TowerJ 3.9 VM Release Available for Solaris and Linux

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News: TowerJ 3.9 VM Release Available for Solaris and Linux

  1. Tower Technology has announced the availability of TowerJ 3.9 for Solaris and Linux server. TowerJ is a Java to native code compiler/VM, calling itself a 'ahead-of-time' compiler, that also supports Java's dynamic features. TowerJ 3.9 is Java Certified, and features new threading capabilities, improved garbage collection and other optimizations.

    Check out TowerJ 3.9 (immediate download not available).

    Read the Press Release.
  2. Is there really a market for this stuff any more? Back in the days when the standard VMs performed very poorly, I could see the value in TowerJ. But I have absolutely no complaints about Hotspot's server-side performance these days. It's more than fast enough.
  3. They claim:

    "When properly utilized, TowerJ can provide significant benefits in one or more of the following areas:

    1. Application Performance
    2. Application Scalability
    3. Lower Development Costs
    4. Lower Deployment Costs
    5. Intellectual Property Protection
    6. Simplified Packaging & Distribution"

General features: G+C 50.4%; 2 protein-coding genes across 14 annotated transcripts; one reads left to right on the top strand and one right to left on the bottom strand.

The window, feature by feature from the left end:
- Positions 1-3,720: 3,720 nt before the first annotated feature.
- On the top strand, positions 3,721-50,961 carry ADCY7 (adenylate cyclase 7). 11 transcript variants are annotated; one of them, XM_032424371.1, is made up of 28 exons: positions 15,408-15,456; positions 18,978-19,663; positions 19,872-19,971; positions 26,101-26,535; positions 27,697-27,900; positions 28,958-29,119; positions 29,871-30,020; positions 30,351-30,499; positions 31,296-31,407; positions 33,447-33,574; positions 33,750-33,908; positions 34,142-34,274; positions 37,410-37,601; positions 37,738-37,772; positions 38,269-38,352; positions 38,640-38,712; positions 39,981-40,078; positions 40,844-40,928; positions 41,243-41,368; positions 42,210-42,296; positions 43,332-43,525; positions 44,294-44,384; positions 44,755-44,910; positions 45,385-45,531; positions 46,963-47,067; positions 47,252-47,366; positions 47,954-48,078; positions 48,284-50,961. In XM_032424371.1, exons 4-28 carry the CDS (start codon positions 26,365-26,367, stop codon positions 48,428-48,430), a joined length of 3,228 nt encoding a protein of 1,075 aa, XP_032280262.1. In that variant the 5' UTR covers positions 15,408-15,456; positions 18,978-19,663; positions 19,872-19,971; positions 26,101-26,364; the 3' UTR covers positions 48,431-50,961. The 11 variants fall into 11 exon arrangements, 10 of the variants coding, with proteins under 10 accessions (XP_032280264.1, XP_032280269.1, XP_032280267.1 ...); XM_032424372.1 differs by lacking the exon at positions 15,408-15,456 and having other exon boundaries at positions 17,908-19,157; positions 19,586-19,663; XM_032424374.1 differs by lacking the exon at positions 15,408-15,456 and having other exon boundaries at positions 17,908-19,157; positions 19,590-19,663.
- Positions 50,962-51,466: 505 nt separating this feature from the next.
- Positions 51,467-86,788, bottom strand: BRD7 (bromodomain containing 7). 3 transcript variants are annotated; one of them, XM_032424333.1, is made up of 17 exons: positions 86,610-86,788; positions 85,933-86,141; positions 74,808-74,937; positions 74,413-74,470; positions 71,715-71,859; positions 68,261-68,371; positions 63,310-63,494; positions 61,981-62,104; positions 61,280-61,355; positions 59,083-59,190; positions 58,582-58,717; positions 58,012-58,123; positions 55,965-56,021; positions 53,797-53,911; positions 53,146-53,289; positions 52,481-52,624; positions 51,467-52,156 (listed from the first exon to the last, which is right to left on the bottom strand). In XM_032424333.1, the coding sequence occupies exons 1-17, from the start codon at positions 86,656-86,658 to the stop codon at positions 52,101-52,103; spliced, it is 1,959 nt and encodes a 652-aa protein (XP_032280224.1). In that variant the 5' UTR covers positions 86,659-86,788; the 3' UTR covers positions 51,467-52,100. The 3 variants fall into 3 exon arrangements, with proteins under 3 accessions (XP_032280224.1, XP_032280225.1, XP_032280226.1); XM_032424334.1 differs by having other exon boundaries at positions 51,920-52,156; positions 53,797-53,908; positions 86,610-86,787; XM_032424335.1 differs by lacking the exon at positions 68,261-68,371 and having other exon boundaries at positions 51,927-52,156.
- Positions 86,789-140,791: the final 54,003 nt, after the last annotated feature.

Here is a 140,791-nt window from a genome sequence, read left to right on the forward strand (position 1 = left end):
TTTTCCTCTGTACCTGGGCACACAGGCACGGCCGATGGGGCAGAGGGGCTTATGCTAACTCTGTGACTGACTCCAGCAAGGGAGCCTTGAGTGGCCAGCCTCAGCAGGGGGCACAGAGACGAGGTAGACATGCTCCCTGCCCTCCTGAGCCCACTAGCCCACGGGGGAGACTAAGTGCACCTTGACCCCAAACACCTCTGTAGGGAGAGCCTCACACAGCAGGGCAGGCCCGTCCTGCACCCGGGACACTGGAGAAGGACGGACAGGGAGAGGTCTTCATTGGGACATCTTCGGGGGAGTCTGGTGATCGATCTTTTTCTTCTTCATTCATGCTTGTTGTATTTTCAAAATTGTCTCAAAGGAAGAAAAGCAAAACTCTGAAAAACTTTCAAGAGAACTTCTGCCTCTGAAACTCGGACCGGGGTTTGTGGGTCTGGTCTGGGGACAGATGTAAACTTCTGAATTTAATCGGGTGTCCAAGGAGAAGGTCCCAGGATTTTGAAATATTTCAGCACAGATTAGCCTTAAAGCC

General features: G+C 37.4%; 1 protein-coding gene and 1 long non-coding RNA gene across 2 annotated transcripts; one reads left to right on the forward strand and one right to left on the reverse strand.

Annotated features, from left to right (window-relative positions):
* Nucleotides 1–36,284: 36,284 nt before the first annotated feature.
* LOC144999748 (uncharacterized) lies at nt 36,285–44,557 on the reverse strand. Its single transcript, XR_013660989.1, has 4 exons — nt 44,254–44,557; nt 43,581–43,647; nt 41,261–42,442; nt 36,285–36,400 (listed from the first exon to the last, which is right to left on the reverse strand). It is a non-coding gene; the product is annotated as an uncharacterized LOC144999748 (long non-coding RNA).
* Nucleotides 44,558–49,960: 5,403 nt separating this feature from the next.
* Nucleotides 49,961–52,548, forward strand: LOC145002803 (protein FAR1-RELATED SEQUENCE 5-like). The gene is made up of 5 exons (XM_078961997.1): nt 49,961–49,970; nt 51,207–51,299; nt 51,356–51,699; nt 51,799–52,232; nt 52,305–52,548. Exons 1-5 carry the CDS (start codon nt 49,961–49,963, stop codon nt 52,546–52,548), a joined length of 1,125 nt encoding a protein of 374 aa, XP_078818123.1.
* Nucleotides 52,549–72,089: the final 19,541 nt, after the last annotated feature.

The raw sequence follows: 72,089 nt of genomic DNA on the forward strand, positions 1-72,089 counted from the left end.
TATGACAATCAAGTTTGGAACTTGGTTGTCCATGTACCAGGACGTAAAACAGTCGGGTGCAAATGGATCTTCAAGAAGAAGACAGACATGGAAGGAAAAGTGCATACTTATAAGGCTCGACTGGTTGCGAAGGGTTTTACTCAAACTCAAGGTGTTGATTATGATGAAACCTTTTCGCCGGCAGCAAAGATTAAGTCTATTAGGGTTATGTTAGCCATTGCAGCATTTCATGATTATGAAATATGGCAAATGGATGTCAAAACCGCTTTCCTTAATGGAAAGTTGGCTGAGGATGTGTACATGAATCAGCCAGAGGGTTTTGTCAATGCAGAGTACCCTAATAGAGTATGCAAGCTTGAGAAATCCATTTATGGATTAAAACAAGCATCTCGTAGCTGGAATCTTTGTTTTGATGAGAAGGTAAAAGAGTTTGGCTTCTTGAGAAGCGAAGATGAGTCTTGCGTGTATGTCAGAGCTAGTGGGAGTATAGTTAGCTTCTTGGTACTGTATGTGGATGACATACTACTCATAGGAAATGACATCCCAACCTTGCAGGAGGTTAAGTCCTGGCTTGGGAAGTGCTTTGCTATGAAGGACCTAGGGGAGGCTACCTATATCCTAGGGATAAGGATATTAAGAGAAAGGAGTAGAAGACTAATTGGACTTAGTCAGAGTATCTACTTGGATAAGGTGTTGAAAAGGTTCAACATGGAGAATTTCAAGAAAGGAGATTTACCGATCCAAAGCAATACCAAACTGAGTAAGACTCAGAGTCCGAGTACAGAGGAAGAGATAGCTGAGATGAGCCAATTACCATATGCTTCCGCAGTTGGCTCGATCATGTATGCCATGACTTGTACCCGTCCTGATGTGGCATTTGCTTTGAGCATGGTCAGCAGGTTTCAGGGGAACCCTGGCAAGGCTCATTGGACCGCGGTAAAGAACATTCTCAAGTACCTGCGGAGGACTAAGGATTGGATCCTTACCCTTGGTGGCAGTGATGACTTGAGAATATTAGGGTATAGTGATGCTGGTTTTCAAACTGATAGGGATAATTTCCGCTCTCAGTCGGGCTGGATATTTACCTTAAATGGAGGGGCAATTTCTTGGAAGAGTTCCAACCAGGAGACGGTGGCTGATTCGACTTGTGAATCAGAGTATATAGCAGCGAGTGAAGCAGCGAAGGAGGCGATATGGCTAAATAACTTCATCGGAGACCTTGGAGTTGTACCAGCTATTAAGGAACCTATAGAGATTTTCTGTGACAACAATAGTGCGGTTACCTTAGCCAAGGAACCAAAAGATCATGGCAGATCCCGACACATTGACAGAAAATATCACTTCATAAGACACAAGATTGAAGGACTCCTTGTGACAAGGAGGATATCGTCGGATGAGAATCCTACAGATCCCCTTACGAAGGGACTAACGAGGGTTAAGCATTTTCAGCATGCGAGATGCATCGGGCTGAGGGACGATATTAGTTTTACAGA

(1) seems possible.
    (2) perhaps less of an argument now we have javax.nio.
    (3) and (4) doubtful.
    (5) interesting - they are pushing this a lot more these days on the basis that decompiling executable code is much harder/less useful than decompiling obfuscated bytecode.
    (6) seems doubtful.

    So I think it depends what your program does and whether you believe their claims.
  4. (5) interesting - they are pushing this a lot more these days on the basis that decompiling executable code is much harder/less useful than decompiling obfuscated bytecode.

    Yes but security by obscurity hardly something you would want to rely on. It seems a complicated route is the only benefit is to protect bytecodes. After all you have to make releases for different platforms, something that we got away from with Java.